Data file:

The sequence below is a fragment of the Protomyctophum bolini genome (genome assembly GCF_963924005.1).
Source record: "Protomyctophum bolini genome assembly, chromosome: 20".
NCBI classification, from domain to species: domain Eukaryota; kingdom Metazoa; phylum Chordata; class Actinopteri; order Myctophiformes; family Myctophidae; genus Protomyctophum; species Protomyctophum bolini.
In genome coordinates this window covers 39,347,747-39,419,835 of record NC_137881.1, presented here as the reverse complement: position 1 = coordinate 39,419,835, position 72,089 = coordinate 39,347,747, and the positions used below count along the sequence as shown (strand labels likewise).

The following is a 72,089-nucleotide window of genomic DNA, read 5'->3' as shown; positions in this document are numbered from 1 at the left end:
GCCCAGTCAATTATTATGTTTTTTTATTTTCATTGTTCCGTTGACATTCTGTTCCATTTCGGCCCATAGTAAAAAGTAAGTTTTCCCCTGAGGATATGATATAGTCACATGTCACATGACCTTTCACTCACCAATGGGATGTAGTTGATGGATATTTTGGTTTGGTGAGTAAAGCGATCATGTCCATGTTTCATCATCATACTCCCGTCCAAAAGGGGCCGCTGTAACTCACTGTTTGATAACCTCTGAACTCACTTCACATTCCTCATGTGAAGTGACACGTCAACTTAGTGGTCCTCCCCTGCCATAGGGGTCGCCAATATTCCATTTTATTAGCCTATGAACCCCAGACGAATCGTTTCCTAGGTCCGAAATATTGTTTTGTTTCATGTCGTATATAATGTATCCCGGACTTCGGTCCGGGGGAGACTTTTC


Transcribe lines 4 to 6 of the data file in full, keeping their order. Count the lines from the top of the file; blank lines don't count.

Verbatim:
In genome coordinates this window covers 39,347,747-39,419,835 of record NC_137881.1, presented here as the reverse complement: position 1 = coordinate 39,419,835, position 72,089 = coordinate 39,347,747, and the positions used below count along the sequence as shown (strand labels likewise).

The following is a 72,089-nucleotide window of genomic DNA, read 5'->3' as shown; positions in this document are numbered from 1 at the left end:
GCCCAGTCAATTATTATGTTTTTTTATTTTCATTGTTCCGTTGACATTCTGTTCCATTTCGGCCCATAGTAAAAAGTAAGTTTTCCCCTGAGGATATGATATAGTCACATGTCACATGACCTTTCACTCACCAATGGGATGTAGTTGATGGATATTTTGGTTTGGTGAGTAAAGCGATCATGTCCATGTTTCATCATCATACTCCCGTCCAAAAGGGGCCGCTGTAACTCACTGTTTGATAACCTCTGAACTCACTTCACATTCCTCATGTGAAGTGACACGTCAACTTAGTGGTCCTCCCCTGCCATAGGGGTCGCCAATATTCCATTTTATTAGCCTATGAACCCCAGACGAATCGTTTCCTAGGTCCGAAATATTGTTTTGTTTCATGTCGTATATAATGTATCCCGGACTTCGGTCCGGGGGAGACTTTTC